For this, my very first “Joie” post for this “year of joy,” I want to focus on two things – the joy I get from movies/television and my plan to broaden my “food base.”
First off – movies and TV. Like many people, I found a lot of comfort during the “plague year” of 2020 in streaming services. Ever since I was a tiny li’l Diva, I’ve loved movies. My mother took me to a showing of Gone with the Wind at age five. I only remember poor little Bonnie Blue and that pony from that viewing. (Yes, I know the movie has major, major problems, as does Mitchell’s novel. I was five. Back off.) I’m pretty shameless in my tastes and whether I curl up with a film noir classic, a cartoon, a “fighty-fight-fight” action blowout, a drive-in “B” movie that was never supposed to be any good (I’m a long-time MST3K fan), or a Golden Age musical depends almost entirely on my mood. I have a circle of friends who are never at a loss to provide suggestions and my “to be watched” list is incredibly long and deep.
At some point during the last year, I decided to dig into a host of movies that I’d never seen and knew that I should have. I mean, I’ve written books about TV and movies. It was past time to see the “whole thing” of some things instead of just key scenes. And we’re fortunate enough to be living in a Golden Age of TV where there are just SO MANY GOOD THINGS to watch! Well-crafted shows and movies give me joy, even if the piece itself is dark. (As examples, Apocalypse Now and the first two Godfather movies aren’t splatter-graphic violent and they are incredibly well structured, with unforgettable characters.) In the last few weeks, I’ve devoured all six seasons of Schitt’s Creek, which is plumb-delightful and the eight episodes of Shonda Rhimes’s Netflix series Bridgerton, which is frothy fun. Both of these shows also have some interesting things to say – they are thoughtful entertainment, not just mindless fluff. As someone who’s written thousands of words and made scores of presentations on the work of Joss Whedon, I like sharp dialogue, so Archer can be a real go-to for me. Then last night, I gave in and watched (deep breath to get the whole title out) Birds of Prey (and the Fantabulous Emancipation of One Harley Quinn), which I thought was a delightful, psychedelic mess, much like Harley Quinn herself. (Want to know how you can tell the film was both written and directed by women? One line – “Hair tie?”)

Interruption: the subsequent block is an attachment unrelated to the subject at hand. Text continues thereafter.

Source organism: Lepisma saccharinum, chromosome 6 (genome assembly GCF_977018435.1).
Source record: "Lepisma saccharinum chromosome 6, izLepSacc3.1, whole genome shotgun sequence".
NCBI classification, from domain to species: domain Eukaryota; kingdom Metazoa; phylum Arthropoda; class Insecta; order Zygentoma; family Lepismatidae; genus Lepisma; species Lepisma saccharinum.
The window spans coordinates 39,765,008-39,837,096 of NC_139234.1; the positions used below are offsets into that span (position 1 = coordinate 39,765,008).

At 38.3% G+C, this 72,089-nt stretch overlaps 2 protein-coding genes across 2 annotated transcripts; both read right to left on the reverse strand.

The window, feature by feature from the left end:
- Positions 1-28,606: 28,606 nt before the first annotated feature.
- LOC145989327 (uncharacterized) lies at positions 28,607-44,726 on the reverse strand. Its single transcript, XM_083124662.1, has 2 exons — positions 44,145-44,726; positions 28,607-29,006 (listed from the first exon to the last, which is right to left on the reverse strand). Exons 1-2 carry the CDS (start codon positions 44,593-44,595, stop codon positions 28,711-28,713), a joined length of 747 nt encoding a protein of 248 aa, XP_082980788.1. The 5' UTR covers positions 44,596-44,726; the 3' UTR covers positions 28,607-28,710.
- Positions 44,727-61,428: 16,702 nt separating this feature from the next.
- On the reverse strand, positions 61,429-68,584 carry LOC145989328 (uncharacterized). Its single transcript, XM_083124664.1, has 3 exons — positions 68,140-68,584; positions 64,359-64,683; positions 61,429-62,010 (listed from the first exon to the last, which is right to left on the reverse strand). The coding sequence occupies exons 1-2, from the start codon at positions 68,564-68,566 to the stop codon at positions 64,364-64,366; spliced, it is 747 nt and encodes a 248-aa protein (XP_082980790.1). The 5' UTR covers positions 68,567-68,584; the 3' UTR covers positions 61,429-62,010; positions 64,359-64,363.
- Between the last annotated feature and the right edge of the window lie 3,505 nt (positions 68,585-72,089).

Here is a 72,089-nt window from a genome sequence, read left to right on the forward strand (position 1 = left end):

Movies and TV. Love ’em. And I miss going into a packed theater with my butter-flavored popcorn to react along with hundreds of other people to a movie. That shared experience – I really miss that.
Second “joy producer” for this post – one of my goals for 2021 is to stretch my taste buds. I am helped in this endeavor by friends who cook and bake with gleeful abandon as well as a book club that chose Ruth Reichl’s Garlic and Sapphires for this month, which details Reichl’s time as the restaurant critic at the New York Times. As a child, I hated – HATED! – Brussels sprouts. (To be fair, I only had them boiled, which — ick.) After eating a few roasted versions, I changed my mind. So I picked some up at the grocery and this week, that’ll be my “food stretch.”
Look for joy, Divas!
See you next week!